Tactical Network Solutions Affirms IoT Security Standards Must be Built on Universal Secure Coding Practices

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Tactical Network Solutions Affirms IoT Security Standards Must be Built on Universal Secure Coding Practices

There’s a constant rumbling about IoT standards, but little talk on how they must be built.



COLUMBIA, MD: A recent article published on InnovationAus.com discussed the growing demand for IoT standards, specifically as they relate to building smart cities. The piece focused mainly on the need for “interoperability and security protocols to take advantage of truly smart cities potential” and quoted a local official who stated, “‘The notion of creating a framework of trust based on common principles that each of the varying security protocols can adhere, and incorporating smart cities, is part of the highest mountain to climb.’” The piece made fair points on the need for IoT security standards, but like many articles and commentaries that address this realm, it shared little information on how they would be built.

The conversation around security standards often lacks true substance and does not include details, specifically regarding one fundamental element: secure coding for embedded, connected devices. “Secure coding practices – that were used heavily in the past – create the foundation for secure IoT products,” notes Terry Dunlap, Founder & CEO of Tactical Network Solutions. “Most connected devices built today include insecure code, as evidenced by the growing news of hacked and ‘owned’ devices. Many people don’t practice secure coding or talk about it anymore.”

For the conversation about secure IoT standards to have meaning and take shape, it must include:

Discussion about secure coding practicesDefinitions of secure coding practicesUse cases showing both the inclusion and lack of secure coding on IoT devices

The topic of standards is not a new one. Those that are effective and have staying power are specific, clear and embody primary components at the outset. To build useful IoT standards, the IoT and embedded design community must accurately and fully define universal best practices that serve as the foundation for the standards.

About Tactical Network Solutions: Fortune 500 companies and governments around the world come to Tactical Network Solutions for our reverse engineering training programs, firmware evaluations and cyber risk mitigation strategies. TNS discovers hidden attack vectors in IoT and other connected devices using the Centrifuge IoT Security Platform to rapidly conduct firmware evaluations and mitigate cyber risks.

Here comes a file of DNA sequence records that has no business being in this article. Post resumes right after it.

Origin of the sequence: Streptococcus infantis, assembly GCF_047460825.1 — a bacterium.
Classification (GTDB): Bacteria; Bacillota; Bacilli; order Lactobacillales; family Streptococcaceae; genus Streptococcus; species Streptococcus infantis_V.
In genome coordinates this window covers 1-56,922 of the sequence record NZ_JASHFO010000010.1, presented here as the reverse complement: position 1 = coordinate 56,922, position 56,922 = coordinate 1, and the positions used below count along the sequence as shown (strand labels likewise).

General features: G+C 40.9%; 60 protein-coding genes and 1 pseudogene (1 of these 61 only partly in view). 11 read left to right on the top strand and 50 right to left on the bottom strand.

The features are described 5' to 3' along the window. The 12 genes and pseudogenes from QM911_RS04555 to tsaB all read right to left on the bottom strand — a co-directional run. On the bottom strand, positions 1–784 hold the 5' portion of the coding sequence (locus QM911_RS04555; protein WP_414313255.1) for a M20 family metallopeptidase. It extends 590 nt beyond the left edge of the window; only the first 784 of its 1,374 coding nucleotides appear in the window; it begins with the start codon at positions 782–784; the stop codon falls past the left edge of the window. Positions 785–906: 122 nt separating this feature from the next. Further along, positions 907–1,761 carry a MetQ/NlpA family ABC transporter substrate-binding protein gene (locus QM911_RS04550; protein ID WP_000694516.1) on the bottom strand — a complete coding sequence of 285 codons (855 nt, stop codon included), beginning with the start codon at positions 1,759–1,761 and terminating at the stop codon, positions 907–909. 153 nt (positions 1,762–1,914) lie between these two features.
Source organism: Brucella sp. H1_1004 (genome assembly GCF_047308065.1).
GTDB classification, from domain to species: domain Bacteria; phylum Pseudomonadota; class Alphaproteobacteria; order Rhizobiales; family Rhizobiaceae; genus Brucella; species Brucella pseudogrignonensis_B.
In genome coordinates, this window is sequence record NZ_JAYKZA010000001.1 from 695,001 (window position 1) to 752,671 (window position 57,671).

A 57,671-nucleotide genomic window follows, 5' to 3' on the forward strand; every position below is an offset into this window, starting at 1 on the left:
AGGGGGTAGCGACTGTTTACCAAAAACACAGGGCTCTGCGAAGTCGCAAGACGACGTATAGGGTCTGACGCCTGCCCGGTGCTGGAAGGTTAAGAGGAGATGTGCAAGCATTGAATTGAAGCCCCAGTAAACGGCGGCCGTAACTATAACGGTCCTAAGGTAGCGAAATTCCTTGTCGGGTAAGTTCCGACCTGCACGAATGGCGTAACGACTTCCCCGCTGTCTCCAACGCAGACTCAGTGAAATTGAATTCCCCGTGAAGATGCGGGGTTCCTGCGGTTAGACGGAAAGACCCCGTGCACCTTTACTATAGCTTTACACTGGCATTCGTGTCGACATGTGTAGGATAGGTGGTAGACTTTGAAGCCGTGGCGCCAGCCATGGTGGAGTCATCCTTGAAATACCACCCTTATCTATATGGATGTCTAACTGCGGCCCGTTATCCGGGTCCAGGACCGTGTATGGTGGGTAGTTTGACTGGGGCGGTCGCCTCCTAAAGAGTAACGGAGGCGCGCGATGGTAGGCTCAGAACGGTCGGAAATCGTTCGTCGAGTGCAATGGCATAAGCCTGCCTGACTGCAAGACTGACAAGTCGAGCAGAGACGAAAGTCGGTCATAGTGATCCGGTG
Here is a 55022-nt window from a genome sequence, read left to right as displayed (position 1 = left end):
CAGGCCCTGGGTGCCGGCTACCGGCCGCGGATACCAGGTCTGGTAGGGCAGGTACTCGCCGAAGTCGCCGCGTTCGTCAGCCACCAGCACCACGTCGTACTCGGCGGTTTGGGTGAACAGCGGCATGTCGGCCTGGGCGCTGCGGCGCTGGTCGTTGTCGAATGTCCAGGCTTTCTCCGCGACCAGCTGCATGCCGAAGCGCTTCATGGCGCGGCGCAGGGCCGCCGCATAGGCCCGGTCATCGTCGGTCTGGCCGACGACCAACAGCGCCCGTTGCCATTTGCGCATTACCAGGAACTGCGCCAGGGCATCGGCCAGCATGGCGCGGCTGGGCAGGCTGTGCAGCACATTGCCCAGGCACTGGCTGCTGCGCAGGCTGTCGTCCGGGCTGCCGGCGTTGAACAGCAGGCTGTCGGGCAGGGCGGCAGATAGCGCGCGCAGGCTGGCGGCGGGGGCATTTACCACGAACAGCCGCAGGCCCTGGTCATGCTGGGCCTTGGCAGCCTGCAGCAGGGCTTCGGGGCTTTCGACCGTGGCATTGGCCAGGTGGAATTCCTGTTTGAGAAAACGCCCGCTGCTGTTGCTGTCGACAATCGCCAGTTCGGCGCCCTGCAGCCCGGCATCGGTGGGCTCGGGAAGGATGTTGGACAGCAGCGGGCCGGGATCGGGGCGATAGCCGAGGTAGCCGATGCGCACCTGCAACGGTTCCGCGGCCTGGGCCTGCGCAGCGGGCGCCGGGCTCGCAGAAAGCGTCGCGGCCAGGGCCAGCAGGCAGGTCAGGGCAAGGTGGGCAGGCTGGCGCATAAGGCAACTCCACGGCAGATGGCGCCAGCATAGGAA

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About Tactical Network Solutions
Are you concerned about risky, vulnerable embedded firmware in IoT devices, connected medical devices, automotive ECUs and industrial control systems? You're not alone. Since 2007, Fortune 500 companies and governments around the world have sought out Tactical Network Solutions for reverse engineering training programs, firmware evaluations, and cyber risk mitigation strategies. Clients are excited to leverage our automated firmware evaluations and consulting performed with the proprietary Centrifuge IoT Security Platform. The evals are completed with NO access to source code on compiled images containing a Linux-based root filesystem compiled for either MIPS, ARM, or X86. We also support QNX (a real-time operating system) and Docker containers. TNS evaluations have revealed thousands of hidden attack vectors including erroneously placed private crypto keys, insecure binaries with highly vulnerable function calls and other rampant security holes on embedded firmware. Our community of clients includes firmware developers, underwriters, law firms, governments and intelligence agencies worldwide who share a common goal: to discover hidden attack vectors in IoT and connected devices.
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